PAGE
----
Replacing petroleum-based products with biobased equivalents is the Holy Grail of the bioeconomy. What are biorefineries doing and how can Biotech help?
‘Biorefinery’ is a buzzword for a cool technological space that draws from GreenTech, Industrial Biotech and SynBio. The core concept behind it is relatively simple: these plants mimic the traditional petroleum refinery, but using biomass instead. This initiative aims to help us meet energy needs while reducing the massive greenhouse gas emissions from oil production. Traditional oil refineries transform crude oil into products that power much of our daily life, not only fuel for vehicles but also a multitude of chemicals that go on to become part of many different endproducts.
Unlike in a standalone bioprocess, an integrated biorefinery can transform biomass into all these different products – making the most of its raw materials and adapting to market conditions. With the biobased industry still very much struggling to be competitive on price alone as we discussed in our bioplastic review, companies in the space must strive to be more flexibile and cut into high-value-added products to help the bioeconomy succeed.
Adapting older Biotech achievements, such as bioethanol from sugarcane or beets, into a biorefinery could make them more efficient. However, biorefineries using food crops suffer from the same sustainability issues as first-generation biofuels. Of course, much of the hype surrounding biorefineries is the possibility (and technical challenge) of using biomass waste – or at least biomass sources that are sustainable. The field’s close relationship with agriculture is one of the reasons there are so many incentives: there is the hope that biorefineries could regenerate rural Europe.
One example of a company working towards this end is Matrica, which relies on plantations of thistle across Sardinia, in previously uncultivated plots of land. From the oil-rich thistle flower and plant biomass, Matrica produces not only energy, but also a range of products perhaps unfamiliar to the normal consumer but essential to much of our daily life – chemical intermediates, plasticizers, lubricants, components of cosmetic products…
Meanwhile, Norway has Borregard, which describes itself as “the world’s most advanced biorefinery”. Listed on the Oslo Stock Market with a market cap of over €800M, Borregard specializes in using wood as a raw material. The resulting specialty chemicals are used in fields as diverse as construction and Pharma.
But it’s not only wood that is a desirable raw material. In “green biorefineries”, grasslands are used instead. For example, Biowert was founded in 2005 in Germany, and now sells both biobased plastics and the grass’s “green juice”, from which amino acids and proteins can be extracted and used as flavours or in cosmetics.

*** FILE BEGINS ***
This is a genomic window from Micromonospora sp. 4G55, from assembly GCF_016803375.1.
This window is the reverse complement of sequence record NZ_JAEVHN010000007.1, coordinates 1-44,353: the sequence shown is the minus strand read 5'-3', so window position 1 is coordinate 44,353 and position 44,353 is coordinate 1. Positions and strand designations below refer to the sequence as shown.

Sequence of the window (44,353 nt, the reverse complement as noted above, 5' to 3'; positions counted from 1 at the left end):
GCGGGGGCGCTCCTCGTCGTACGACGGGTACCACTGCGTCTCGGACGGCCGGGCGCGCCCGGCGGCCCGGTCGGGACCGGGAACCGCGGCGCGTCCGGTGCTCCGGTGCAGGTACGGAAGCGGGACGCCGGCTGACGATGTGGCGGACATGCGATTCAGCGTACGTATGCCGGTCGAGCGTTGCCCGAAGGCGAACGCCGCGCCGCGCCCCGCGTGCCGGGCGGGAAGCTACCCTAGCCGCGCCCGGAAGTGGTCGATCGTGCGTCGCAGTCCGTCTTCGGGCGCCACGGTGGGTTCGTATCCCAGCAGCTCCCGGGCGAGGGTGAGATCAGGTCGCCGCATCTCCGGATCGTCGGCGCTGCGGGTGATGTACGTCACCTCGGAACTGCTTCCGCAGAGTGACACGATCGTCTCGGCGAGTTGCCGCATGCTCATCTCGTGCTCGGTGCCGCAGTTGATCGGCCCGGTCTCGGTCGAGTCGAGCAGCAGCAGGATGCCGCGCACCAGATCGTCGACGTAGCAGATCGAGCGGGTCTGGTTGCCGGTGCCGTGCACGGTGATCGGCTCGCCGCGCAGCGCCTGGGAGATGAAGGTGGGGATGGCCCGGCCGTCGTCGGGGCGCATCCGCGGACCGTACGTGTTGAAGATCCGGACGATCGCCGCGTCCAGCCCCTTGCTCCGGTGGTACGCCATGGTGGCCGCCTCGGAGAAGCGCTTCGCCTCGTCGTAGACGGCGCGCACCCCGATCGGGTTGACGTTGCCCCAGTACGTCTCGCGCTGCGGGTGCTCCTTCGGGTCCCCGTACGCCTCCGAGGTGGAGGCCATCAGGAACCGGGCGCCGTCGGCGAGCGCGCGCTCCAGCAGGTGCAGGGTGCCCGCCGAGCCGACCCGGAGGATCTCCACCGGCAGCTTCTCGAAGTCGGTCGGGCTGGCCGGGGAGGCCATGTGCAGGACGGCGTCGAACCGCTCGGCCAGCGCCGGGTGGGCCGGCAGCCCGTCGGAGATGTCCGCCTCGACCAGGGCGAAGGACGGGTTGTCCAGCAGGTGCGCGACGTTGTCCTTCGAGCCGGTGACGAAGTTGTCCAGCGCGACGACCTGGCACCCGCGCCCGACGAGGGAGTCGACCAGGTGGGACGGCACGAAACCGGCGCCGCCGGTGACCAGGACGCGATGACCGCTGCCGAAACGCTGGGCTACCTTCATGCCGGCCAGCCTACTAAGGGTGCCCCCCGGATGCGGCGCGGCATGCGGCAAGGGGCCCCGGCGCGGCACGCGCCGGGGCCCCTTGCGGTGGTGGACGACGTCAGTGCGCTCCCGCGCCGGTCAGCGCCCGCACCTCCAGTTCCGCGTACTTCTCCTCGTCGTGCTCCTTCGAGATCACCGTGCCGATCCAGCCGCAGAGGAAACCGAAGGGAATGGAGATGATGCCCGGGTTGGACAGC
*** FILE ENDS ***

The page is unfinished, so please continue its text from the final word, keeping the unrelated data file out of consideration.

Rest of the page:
And then there’s waste. In this area, Ynsect (France) is a particularly curious case: instead of enzymes or microbes, it uses insects for the bioconversion step in the refinement process. Insects eat agriculture waste, such as fruit that didn’t meet the standards of supermarkets, and the waste is then transformed into products from aquaculture feed to nutraceuticals. In Denmark, the Billund BioRefinery goes after other waste source, sewage. Besides treating the water, this biorefinery utilizes the organic waste to produce biogas, fertilizers and bioplastics.
Some well-known companies with less “alternative” images are also in the game: traditional players in oil and gas are also moving to biomass. A notable example is Total, the French giant. Back in 2015, it announced it was investing €200M to transform one of its struggling refineries into “one of the biggest” biorefineries in Europe, capable of producing half a million tons per year of biodiesel. BP had its biorefinery adventure with its joint venture Vivergo,which was inaugurated in 2013. However, it later pulled out of the business, which has been losing money for a while. Vivergo can produce up to 240M liters of bioethanol per year, along with animal feed.
The range of biomass that biorefineries can use is broad indeed, and equally broad is the range of products they can make with it. Where does biotech come it? Industrial biotechnology plays a vital role by developing new chemical processes that can and are also used like syngas production; a company in this space has also developed new and improved enzymes that can help break down an even broader range of substrates, enhancing the possibilities of using waste and local resources.
SynBio, a trendy direction in biotech, is proving its worth by upgrading organisms or designing entirely new ones that can produce petroleum-based chemicals like levulinic acid or isobutene to cut down polluiton. Good examples of deals with SynBio are the partnership between Arbiom and Deinove and Novamont’s new bio-butanediol factory. Then there are also other organisms to be explored, such as the very versatile algae, and the EU is financing projects like MIRACLES and D-Factory working towards algae biorefineries.
All in all, the field already has some heavy lifters in Europe, with multinational and even bigger companies moving to invest in their own biobased plants or in joint ventures. Even if recent oil’s historic low prices may have shaken them a bit, they are benefited by ever more stringent policies favoring biobased products. Finally, biorefineries may be one of the best channels for the dynamism of SynBio where, as we’ve seen during last Labiotech Refresh, there’s a new generation of bio-entrepeneurs rising.